PTSD and Heart Disease in Veterans: A Conversation with Beth Cohen

Many veterans returning from Iraq and Afghanistan are affected by post-traumatic stress disorder. Over time, the effects may be physical as well as mental. Beth Cohen, MD, a UCSF researcher and physician at the San Francisco VA Medical Center, is exploring a link between PTSD and heart disease.

Here is an interview with Jeff Norris, science writer at UCSF, and Cohen.

Jeff Norris:

Among veterans, injuries you can’t see may be leading to additional, all-too-evident diseases many years down the road.

While better treatment means that more injured servicemen and -women are surviving injuries, what’s less visible are the large number of combat veterans who return with a mental health disorder.

A recent study by UCSF researchers at the San Francisco VA Medical Center of more than 100,000 veterans of conflict in Afghanistan and Iraq found that one-quarter have a mental health diagnosis, and more than half of these veterans have more than one such diagnosis. The most common is post-traumatic stress disorder – PTSD.

While these two long and continuing wars are increasing awareness of the immediate impacts of PTSD, PTSD may also have insidious, long-term impacts on physical as well as mental heath. UCSF researcher Beth Cohen, a physician at the San Francisco VA, now is studying a strongly suspected link between PTSD and heart disease among recently returning veterans, including female veterans.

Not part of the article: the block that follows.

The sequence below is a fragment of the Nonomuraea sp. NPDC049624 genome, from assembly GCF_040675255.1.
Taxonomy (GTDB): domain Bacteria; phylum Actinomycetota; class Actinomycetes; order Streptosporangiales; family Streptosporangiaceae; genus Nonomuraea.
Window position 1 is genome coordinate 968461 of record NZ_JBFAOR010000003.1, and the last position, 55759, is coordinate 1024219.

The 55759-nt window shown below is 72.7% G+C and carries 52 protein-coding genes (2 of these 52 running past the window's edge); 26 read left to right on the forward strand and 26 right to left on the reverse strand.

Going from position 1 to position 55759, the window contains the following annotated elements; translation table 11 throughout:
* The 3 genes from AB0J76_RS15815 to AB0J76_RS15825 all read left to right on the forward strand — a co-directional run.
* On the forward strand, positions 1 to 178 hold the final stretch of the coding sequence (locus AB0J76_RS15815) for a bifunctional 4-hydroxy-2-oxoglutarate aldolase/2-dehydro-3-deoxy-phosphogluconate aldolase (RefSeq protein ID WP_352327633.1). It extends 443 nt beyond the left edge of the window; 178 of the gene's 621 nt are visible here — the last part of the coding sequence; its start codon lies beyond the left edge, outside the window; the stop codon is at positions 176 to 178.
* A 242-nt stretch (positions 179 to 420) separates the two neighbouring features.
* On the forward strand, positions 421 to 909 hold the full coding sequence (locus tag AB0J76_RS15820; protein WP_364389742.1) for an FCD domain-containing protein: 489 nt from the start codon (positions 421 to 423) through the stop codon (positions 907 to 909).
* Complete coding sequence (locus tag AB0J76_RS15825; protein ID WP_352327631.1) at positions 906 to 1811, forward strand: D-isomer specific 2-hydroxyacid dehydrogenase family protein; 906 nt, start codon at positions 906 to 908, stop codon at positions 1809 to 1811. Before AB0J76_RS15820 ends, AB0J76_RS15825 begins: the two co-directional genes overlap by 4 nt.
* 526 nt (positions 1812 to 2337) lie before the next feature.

Cohen is using up-to-date measures to probe more deeply into the link, obtaining baseline data and following the vets over time. Previous studies on vets from earlier wars were conducted long after combat tours were over, but they were provocative.

Beth Cohen:

There were a few large studies: one of Vietnam veterans, one of veterans of earlier wars, that went back and looked at medical records. And this is decades after people served in the war, and compared heart disease and mortality from heart disease in veterans who did and who did not have post-traumatic stress disorder. And the researchers found that veterans with PTSD were at significantly higher risk of both developing heart disease and dying of heart disease.

Jeff Norris:

PTSD is different from garden-variety, chronic stress, and Cohen thinks its impact on the body and on health will prove to be different as well.

Beth Cohen:

It does affect people in very specific ways – more than being stressed – so in order to get diagnosed with PTSD, you actually need symptoms in each of three categories. So one is reexperiencing your traumatic event, and that can be through nightmares or thoughts that suddenly intrude during the day without warning. The second cluster – there’s also avoidance. So avoidance of anything that reminds you of the event or that might trigger a reaction. One thing that veterans bring up also is the coverage of the current war. That’s a big trigger for a lot of veterans. So I have patients who say they can’t watch the news, or patients who have gone to a movie and then seen combat. It’s triggered a lot of bad memories and symptoms. So there are specific symptoms that are different than just being stressed, and this probably has a different effect on the body.